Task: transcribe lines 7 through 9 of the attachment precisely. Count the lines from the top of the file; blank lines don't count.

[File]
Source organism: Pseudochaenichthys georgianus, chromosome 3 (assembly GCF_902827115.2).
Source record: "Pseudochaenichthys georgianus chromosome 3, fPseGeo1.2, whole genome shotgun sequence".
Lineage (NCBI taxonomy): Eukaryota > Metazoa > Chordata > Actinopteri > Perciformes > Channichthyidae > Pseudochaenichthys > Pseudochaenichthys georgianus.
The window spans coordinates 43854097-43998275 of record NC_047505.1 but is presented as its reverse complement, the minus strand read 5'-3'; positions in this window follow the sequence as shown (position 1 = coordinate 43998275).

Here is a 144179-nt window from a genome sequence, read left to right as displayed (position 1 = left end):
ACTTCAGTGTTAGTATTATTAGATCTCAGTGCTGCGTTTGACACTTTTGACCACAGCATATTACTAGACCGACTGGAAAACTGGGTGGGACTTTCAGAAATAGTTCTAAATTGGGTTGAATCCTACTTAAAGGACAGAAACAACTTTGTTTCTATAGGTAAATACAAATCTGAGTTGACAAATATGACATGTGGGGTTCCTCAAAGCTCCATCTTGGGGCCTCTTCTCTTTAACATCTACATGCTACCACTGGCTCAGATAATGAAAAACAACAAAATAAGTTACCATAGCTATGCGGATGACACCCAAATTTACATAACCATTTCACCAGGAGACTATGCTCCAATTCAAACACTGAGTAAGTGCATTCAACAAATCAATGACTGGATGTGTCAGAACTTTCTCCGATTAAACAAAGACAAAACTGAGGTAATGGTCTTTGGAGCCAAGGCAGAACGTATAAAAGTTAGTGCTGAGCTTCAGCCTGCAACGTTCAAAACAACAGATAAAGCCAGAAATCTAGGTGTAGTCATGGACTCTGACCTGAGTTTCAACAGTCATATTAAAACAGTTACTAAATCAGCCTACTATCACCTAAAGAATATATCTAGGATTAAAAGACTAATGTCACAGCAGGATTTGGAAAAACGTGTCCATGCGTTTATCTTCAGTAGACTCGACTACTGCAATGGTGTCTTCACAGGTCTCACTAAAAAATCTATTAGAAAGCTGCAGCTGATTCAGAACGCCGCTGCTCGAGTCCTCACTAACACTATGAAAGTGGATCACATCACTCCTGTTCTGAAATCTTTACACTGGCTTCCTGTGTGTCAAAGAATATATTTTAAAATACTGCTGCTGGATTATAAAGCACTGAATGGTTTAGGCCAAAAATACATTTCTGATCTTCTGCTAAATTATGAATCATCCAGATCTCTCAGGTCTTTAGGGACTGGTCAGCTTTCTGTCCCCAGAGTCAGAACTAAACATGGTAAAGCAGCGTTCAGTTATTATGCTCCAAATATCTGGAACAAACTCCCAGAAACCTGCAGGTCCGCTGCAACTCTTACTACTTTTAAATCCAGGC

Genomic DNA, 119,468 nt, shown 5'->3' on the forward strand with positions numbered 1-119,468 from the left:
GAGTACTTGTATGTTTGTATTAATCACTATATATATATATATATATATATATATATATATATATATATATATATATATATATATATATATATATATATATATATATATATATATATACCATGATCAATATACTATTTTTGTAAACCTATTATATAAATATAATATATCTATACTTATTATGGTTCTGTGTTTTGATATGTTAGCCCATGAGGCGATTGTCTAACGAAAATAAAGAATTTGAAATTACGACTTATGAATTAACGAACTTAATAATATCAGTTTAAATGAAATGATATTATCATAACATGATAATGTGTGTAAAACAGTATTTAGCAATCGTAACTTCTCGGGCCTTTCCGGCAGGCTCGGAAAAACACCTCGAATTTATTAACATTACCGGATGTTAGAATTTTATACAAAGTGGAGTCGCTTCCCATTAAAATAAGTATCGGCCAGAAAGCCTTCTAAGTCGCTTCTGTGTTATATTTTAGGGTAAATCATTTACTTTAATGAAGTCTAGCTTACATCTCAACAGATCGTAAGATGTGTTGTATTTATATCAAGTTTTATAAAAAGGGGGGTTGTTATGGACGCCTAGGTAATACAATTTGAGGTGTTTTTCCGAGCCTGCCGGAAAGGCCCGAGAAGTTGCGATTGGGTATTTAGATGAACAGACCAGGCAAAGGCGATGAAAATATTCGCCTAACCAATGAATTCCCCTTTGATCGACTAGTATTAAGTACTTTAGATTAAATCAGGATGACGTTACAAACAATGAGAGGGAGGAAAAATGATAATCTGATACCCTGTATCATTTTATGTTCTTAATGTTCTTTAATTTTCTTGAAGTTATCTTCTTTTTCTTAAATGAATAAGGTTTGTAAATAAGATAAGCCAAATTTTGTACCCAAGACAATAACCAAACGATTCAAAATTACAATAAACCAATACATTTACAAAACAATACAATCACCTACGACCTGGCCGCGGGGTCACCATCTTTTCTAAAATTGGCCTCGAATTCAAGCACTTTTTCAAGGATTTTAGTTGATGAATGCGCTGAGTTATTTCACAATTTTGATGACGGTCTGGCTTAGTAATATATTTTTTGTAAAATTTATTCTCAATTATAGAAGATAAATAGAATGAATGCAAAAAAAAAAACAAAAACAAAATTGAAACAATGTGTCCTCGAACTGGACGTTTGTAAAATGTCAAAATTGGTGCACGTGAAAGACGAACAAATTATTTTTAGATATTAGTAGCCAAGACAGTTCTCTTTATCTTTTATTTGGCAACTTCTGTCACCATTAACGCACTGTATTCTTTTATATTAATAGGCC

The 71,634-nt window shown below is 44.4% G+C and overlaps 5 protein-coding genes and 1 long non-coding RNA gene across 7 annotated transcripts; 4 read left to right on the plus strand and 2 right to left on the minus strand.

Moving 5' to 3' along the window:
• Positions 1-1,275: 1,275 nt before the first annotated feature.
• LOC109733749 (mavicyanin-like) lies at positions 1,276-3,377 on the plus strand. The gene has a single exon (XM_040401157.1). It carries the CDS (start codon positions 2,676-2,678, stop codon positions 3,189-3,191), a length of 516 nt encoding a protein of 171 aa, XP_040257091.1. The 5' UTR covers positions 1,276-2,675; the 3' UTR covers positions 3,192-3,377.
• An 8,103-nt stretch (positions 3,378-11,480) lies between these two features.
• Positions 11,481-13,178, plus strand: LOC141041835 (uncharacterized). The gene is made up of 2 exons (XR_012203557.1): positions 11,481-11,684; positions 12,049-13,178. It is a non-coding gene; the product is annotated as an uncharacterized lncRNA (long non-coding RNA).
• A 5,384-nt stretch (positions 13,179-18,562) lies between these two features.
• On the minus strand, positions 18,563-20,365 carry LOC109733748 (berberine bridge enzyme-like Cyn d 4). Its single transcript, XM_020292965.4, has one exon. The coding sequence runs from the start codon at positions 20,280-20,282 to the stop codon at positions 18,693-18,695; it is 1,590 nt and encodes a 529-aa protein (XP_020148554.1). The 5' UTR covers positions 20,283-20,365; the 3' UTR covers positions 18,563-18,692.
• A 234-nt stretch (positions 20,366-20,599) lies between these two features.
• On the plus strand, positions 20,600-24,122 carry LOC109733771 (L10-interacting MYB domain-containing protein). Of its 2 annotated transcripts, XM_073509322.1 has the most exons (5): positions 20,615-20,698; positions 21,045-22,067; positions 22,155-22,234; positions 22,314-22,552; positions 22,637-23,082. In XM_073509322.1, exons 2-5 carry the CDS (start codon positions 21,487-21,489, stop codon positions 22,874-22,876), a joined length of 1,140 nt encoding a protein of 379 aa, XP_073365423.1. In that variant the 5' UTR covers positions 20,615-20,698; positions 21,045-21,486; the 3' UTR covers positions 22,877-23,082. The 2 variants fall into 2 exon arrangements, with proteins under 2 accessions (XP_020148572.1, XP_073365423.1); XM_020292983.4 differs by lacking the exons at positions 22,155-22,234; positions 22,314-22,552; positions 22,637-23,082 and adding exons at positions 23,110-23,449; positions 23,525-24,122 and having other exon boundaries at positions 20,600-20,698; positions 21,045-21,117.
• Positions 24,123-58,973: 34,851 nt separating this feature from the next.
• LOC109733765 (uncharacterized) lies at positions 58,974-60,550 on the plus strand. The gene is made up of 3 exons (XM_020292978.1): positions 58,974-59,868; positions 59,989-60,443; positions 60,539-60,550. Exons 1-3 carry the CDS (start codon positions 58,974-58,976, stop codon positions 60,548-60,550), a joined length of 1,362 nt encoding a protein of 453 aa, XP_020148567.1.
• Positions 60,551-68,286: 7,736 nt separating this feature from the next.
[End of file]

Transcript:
Genomic DNA, 119,468 nt, shown 5'->3' on the forward strand with positions numbered 1-119,468 from the left:
GAGTACTTGTATGTTTGTATTAATCACTATATATATATATATATATATATATATATATATATATATATATATATATATATATATATATATATATATATATATATATATATATATATACCATGATCAATATACTATTTTTGTAAACCTATTATATAAATATAATATATCTATACTTATTATGGTTCTGTGTTTTGATATGTTAGCCCATGAGGCGATTGTCTAACGAAAATAAAGAATTTGAAATTACGACTTATGAATTAACGAACTTAATAATATCAGTTTAAATGAAATGATATTATCATAACATGATAATGTGTGTAAAACAGTATTTAGCAATCGTAACTTCTCGGGCCTTTCCGGCAGGCTCGGAAAAACACCTCGAATTTATTAACATTACCGGATGTTAGAATTTTATACAAAGTGGAGTCGCTTCCCATTAAAATAAGTATCGGCCAGAAAGCCTTCTAAGTCGCTTCTGTGTTATATTTTAGGGTAAATCATTTACTTTAATGAAGTCTAGCTTACATCTCAACAGATCGTAAGATGTGTTGTATTTATATCAAGTTTTATAAAAAGGGGGGTTGTTATGGACGCCTAGGTAATACAATTTGAGGTGTTTTTCCGAGCCTGCCGGAAAGGCCCGAGAAGTTGCGATTGGGTATTTAGATGAACAGACCAGGCAAAGGCGATGAAAATATTCGCCTAACCAATGAATTCCCCTTTGATCGACTAGTATTAAGTACTTTAGATTAAATCAGGATGACGTTACAAACAATGAGAGGGAGGAAAAATGATAATCTGATACCCTGTATCATTTTATGTTCTTAATGTTCTTTAATTTTCTTGAAGTTATCTTCTTTTTCTTAAATGAATAAGGTTTGTAAATAAGATAAGCCAAATTTTGTACCCAAGACAATAACCAAACGATTCAAAATTACAATAAACCAATACATTTACAAAACAATACAATCACCTACGACCTGGCCGCGGGGTCACCATCTTTTCTAAAATTGGCCTCGAATTCAAGCACTTTTTCAAGGATTTTAGTTGATGAATGCGCTGAGTTATTTCACAATTTTGATGACGGTCTGGCTTAGTAATATATTTTTTGTAAAATTTATTCTCAATTATAGAAGATAAATAGAATGAATGCAAAAAAAAAAACAAAAACAAAATTGAAACAATGTGTCCTCGAACTGGACGTTTGTAAAATGTCAAAATTGGTGCACGTGAAAGACGAACAAATTATTTTTAGATATTAGTAGCCAAGACAGTTCTCTTTATCTTTTATTTGGCAACTTCTGTCACCATTAACGCACTGTATTCTTTTATATTAATAGGCC

The 71,634-nt window shown below is 44.4% G+C and overlaps 5 protein-coding genes and 1 long non-coding RNA gene across 7 annotated transcripts; 4 read left to right on the plus strand and 2 right to left on the minus strand.